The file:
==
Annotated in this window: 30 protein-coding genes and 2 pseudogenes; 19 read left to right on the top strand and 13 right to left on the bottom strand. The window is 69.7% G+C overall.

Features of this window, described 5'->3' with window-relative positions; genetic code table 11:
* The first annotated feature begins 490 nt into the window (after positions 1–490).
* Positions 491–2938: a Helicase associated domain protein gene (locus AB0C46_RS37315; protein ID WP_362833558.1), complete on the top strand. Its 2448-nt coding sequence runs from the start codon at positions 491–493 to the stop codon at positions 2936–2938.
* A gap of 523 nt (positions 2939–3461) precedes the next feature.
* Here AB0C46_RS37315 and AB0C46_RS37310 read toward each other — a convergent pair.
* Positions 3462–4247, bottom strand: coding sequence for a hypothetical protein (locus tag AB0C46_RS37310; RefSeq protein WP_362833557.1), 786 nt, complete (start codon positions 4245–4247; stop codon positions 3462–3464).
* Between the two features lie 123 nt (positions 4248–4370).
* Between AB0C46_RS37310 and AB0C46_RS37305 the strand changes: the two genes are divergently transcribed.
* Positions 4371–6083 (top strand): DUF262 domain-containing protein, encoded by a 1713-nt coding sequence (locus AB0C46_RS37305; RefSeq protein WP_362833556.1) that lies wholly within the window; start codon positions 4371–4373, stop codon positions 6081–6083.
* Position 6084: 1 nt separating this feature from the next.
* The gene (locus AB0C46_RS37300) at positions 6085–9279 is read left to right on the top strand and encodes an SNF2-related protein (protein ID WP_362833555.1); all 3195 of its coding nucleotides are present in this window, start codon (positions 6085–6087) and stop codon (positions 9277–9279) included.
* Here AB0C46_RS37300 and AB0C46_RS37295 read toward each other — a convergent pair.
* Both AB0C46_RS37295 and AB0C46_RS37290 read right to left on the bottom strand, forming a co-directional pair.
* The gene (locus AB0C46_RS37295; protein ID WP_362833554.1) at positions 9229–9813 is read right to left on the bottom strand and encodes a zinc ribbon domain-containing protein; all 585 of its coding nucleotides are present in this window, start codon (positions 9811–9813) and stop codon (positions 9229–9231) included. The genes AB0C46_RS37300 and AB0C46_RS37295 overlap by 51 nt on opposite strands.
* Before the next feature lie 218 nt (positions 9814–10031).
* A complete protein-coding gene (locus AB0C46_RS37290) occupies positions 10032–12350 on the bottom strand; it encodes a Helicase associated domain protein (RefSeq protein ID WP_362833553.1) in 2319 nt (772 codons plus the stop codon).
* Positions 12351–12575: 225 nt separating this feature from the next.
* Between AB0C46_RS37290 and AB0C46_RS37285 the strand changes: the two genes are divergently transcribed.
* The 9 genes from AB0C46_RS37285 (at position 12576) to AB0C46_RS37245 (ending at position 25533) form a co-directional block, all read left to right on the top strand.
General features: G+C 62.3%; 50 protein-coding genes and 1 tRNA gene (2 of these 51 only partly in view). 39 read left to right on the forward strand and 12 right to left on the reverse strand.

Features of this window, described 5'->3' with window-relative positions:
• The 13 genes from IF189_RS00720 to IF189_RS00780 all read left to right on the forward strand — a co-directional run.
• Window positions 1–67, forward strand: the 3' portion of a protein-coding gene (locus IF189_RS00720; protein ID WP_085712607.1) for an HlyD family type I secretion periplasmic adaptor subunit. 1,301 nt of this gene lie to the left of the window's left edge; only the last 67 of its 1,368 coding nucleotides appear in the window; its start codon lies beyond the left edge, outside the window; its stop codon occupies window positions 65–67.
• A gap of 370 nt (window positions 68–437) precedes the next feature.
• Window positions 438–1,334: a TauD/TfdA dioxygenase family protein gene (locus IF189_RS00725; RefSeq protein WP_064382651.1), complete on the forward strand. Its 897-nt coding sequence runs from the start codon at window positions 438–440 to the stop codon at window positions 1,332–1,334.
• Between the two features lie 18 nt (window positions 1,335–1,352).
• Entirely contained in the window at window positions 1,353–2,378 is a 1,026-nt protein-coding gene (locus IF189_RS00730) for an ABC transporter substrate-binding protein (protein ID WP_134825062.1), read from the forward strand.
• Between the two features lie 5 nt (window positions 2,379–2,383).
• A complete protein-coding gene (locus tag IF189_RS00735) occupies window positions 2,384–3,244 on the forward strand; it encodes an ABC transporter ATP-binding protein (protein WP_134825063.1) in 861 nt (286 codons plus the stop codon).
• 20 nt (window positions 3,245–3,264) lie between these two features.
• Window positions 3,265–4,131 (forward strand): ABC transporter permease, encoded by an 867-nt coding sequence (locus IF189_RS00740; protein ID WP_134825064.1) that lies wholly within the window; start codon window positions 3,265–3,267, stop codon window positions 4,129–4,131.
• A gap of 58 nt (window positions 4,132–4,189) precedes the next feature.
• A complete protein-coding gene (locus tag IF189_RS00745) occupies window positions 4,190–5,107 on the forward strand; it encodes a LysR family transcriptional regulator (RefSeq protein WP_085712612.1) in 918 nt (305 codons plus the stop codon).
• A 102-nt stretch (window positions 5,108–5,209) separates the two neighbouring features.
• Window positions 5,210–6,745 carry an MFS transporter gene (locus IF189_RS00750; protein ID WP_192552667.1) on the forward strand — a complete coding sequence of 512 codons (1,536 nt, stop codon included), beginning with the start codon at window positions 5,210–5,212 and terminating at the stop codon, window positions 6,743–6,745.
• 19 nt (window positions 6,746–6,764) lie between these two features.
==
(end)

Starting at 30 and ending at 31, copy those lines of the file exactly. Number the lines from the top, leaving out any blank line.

• A complete protein-coding gene (locus tag IF189_RS00735) occupies window positions 2,384–3,244 on the forward strand; it encodes an ABC transporter ATP-binding protein (protein WP_134825063.1) in 861 nt (286 codons plus the stop codon).
• 20 nt (window positions 3,245–3,264) lie between these two features.